“Once policymakers, the media and the public see that single number, it tends to be taken as gospel,” wrote the authors of the report by the Center for Policy Studies, Mary Kelly and Rick Lowerre, who are environmental lawyers, and Joe Trungale, an engineer and hydrologist.

That report specifically questioned the water plan’s projection for water needs for agriculture, in part because a dwindling water supply in the Southern High Plains is already forcing corn and cotton growers to cut back. While irrigation in that region accounts for almost a quarter of the projected increase in water needs by 2060 — nearly 800 billion gallons a year — the Ogallala Aquifer is rapidly being sucked dry, making agricultural expansion unlikely, the report said. Even today, there are large demands for water for irrigation in the region that aren't being met, and no one has proposed viable water projects to increase agricultural water supplies. 

The problem, the study’s authors say, is that lowering the projected needs for the Southern High Plains makes a statement on the future of farming that area residents are not ready to embrace.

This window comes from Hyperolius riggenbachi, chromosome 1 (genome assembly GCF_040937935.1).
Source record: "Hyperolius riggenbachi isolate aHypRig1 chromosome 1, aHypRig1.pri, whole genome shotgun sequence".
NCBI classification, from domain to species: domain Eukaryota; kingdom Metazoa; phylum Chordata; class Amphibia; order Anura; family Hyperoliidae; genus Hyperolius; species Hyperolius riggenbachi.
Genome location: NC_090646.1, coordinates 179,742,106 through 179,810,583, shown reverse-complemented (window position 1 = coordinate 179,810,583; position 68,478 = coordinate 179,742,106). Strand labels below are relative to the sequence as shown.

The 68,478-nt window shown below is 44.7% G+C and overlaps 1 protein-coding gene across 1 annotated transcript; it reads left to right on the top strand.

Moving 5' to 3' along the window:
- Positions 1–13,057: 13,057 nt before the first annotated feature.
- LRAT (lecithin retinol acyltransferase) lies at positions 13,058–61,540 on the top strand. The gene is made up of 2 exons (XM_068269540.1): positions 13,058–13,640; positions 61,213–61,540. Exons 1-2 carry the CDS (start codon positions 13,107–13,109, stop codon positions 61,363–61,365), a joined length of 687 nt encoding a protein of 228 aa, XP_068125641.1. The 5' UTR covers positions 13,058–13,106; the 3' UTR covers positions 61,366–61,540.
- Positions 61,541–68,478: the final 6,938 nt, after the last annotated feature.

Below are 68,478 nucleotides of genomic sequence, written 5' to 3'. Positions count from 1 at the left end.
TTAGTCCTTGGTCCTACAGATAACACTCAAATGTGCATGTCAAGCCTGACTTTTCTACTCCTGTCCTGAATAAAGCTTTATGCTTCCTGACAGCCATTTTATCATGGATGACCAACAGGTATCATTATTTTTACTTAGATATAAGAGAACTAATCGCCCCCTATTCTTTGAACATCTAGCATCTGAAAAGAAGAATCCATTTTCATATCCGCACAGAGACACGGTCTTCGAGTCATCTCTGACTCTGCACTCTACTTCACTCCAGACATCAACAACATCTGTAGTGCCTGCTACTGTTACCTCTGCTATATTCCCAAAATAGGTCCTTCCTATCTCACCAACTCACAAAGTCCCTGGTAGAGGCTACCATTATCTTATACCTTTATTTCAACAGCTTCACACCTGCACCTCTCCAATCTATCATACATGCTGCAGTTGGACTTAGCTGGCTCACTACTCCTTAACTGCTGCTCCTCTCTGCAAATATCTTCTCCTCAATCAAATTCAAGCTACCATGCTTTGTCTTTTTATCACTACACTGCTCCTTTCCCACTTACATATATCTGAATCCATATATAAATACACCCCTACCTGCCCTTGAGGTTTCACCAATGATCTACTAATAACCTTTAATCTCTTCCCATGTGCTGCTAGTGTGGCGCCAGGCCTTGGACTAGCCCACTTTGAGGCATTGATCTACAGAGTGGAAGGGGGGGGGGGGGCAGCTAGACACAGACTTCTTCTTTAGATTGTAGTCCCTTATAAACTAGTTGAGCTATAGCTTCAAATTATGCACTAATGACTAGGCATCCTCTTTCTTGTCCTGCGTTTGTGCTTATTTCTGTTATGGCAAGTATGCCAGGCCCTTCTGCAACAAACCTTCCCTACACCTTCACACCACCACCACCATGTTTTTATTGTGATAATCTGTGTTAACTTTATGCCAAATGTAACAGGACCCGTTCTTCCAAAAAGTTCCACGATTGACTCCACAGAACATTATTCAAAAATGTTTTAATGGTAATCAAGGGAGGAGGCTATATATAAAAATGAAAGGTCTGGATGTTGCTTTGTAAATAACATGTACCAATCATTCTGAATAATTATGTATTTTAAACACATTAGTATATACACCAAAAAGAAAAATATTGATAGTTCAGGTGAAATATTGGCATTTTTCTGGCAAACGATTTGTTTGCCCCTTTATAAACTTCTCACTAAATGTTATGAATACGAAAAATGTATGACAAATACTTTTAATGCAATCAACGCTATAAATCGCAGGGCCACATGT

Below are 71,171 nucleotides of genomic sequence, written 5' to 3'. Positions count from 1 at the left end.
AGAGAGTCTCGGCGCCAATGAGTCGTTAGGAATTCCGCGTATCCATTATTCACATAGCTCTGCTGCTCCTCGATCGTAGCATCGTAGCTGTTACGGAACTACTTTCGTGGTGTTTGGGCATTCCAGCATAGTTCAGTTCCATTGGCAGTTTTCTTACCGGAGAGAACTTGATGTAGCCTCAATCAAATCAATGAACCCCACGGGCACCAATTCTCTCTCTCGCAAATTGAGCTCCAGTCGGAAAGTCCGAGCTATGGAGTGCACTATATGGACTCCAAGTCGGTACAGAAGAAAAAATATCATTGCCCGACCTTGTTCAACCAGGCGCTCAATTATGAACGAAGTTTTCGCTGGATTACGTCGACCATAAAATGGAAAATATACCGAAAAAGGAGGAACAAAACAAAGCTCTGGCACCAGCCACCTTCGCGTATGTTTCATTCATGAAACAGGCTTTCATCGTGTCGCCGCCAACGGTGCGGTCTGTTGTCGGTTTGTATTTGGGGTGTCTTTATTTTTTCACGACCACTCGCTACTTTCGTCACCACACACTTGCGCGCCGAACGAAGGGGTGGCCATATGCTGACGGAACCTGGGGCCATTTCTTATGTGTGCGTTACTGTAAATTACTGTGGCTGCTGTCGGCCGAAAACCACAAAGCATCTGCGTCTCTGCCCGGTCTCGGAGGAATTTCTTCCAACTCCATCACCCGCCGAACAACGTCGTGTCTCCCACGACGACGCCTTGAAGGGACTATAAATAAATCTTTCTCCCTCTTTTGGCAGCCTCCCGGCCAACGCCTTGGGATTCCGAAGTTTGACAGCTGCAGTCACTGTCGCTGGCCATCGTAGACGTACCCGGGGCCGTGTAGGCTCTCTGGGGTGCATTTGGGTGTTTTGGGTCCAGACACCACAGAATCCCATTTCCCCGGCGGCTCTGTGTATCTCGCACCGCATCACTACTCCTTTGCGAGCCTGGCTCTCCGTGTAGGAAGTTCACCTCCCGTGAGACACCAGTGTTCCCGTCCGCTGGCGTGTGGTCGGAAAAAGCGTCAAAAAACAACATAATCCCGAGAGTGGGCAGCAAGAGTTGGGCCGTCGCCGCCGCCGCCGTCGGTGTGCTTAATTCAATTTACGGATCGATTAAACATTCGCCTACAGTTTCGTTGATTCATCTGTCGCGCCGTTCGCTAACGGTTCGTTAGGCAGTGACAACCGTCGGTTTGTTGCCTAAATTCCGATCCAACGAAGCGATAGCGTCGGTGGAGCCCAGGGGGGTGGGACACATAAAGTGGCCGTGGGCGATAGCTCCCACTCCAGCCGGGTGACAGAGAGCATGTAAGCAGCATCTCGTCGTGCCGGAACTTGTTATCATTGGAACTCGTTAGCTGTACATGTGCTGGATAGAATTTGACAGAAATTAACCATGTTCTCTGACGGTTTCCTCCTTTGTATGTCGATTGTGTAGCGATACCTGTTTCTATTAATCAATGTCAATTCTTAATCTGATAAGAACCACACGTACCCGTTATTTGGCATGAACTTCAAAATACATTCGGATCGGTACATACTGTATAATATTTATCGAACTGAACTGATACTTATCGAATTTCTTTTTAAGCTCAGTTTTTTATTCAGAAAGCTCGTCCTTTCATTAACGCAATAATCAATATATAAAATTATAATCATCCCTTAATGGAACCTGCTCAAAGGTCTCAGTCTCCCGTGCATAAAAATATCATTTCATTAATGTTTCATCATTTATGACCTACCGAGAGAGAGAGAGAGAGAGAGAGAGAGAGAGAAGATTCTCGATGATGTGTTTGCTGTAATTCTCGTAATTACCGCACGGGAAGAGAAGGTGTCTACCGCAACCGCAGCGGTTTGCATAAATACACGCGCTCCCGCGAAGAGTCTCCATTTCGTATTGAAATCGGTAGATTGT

“The plan can’t make there be more water in the aquifer,” said Ken Rainwater, a professor at Texas Tech University in Lubbock who specializes in water resources management. Residents may hope that current levels of farming in the Southern High Plains can continue through 2060 and even expand, he said, but “that’s just not going to happen.”

The region has never come to a consensus on how to project water needs for irrigation in 50 years, said Jason Coleman, general manager of the High Plains Underground Water District, which has tried unsuccessfully to limit groundwater pumping by farmers in the Southern High Plains. Asked if he felt the number in the current state water plan is realistic, he said, "I'm not sure that anyone of the [regional planning] group members would say, we've finally figured that out." 

Cities also may be overestimating their needs, the report says. The region that includes the fast-growing Dallas-Fort Worth metropolitan area projects that it will need nearly a trillion gallons more water a year  by 2060. But conservation strategies, like reducing lawn watering and using more efficient appliances, have already reduced that number since an earlier plan was released in 2007.